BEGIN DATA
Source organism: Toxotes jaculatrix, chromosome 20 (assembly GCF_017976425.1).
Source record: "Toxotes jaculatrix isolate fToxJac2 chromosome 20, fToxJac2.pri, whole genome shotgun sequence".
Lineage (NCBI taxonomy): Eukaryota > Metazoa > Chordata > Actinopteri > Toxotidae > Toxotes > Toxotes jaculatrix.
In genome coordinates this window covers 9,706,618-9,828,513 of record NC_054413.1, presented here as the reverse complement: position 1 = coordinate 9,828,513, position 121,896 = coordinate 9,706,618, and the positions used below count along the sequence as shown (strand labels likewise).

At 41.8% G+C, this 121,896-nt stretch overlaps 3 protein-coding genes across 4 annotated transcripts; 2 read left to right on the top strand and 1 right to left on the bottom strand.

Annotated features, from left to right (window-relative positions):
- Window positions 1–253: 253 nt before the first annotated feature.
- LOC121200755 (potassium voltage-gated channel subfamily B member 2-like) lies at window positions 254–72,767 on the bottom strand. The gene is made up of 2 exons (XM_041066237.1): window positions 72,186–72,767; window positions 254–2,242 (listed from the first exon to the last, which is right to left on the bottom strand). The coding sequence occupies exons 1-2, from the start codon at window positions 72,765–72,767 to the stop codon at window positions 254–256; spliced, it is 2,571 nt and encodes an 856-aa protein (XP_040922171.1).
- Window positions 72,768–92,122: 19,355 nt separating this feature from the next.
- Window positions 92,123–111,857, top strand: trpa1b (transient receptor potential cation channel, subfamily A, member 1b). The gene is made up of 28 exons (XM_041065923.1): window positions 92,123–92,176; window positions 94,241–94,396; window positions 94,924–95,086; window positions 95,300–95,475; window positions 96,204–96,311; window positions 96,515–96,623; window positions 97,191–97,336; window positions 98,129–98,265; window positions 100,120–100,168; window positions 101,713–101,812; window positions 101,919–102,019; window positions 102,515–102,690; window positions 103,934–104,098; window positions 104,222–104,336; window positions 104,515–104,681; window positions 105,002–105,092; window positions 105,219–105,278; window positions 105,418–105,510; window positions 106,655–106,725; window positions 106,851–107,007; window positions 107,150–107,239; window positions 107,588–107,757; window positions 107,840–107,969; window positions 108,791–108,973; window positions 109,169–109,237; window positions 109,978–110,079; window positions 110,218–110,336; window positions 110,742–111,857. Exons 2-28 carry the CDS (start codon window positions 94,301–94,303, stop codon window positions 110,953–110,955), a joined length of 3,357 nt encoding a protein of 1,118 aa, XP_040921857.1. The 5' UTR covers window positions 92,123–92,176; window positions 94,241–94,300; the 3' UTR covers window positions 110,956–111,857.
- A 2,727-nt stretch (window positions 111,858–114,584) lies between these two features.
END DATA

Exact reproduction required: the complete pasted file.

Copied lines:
Source organism: Toxotes jaculatrix, chromosome 20 (assembly GCF_017976425.1).
Source record: "Toxotes jaculatrix isolate fToxJac2 chromosome 20, fToxJac2.pri, whole genome shotgun sequence".
Lineage (NCBI taxonomy): Eukaryota > Metazoa > Chordata > Actinopteri > Toxotidae > Toxotes > Toxotes jaculatrix.
In genome coordinates this window covers 9,706,618-9,828,513 of record NC_054413.1, presented here as the reverse complement: position 1 = coordinate 9,828,513, position 121,896 = coordinate 9,706,618, and the positions used below count along the sequence as shown (strand labels likewise).

At 41.8% G+C, this 121,896-nt stretch overlaps 3 protein-coding genes across 4 annotated transcripts; 2 read left to right on the top strand and 1 right to left on the bottom strand.

Annotated features, from left to right (window-relative positions):
- Window positions 1–253: 253 nt before the first annotated feature.
- LOC121200755 (potassium voltage-gated channel subfamily B member 2-like) lies at window positions 254–72,767 on the bottom strand. The gene is made up of 2 exons (XM_041066237.1): window positions 72,186–72,767; window positions 254–2,242 (listed from the first exon to the last, which is right to left on the bottom strand). The coding sequence occupies exons 1-2, from the start codon at window positions 72,765–72,767 to the stop codon at window positions 254–256; spliced, it is 2,571 nt and encodes an 856-aa protein (XP_040922171.1).
- Window positions 72,768–92,122: 19,355 nt separating this feature from the next.
- Window positions 92,123–111,857, top strand: trpa1b (transient receptor potential cation channel, subfamily A, member 1b). The gene is made up of 28 exons (XM_041065923.1): window positions 92,123–92,176; window positions 94,241–94,396; window positions 94,924–95,086; window positions 95,300–95,475; window positions 96,204–96,311; window positions 96,515–96,623; window positions 97,191–97,336; window positions 98,129–98,265; window positions 100,120–100,168; window positions 101,713–101,812; window positions 101,919–102,019; window positions 102,515–102,690; window positions 103,934–104,098; window positions 104,222–104,336; window positions 104,515–104,681; window positions 105,002–105,092; window positions 105,219–105,278; window positions 105,418–105,510; window positions 106,655–106,725; window positions 106,851–107,007; window positions 107,150–107,239; window positions 107,588–107,757; window positions 107,840–107,969; window positions 108,791–108,973; window positions 109,169–109,237; window positions 109,978–110,079; window positions 110,218–110,336; window positions 110,742–111,857. Exons 2-28 carry the CDS (start codon window positions 94,301–94,303, stop codon window positions 110,953–110,955), a joined length of 3,357 nt encoding a protein of 1,118 aa, XP_040921857.1. The 5' UTR covers window positions 92,123–92,176; window positions 94,241–94,300; the 3' UTR covers window positions 110,956–111,857.
- A 2,727-nt stretch (window positions 111,858–114,584) lies between these two features.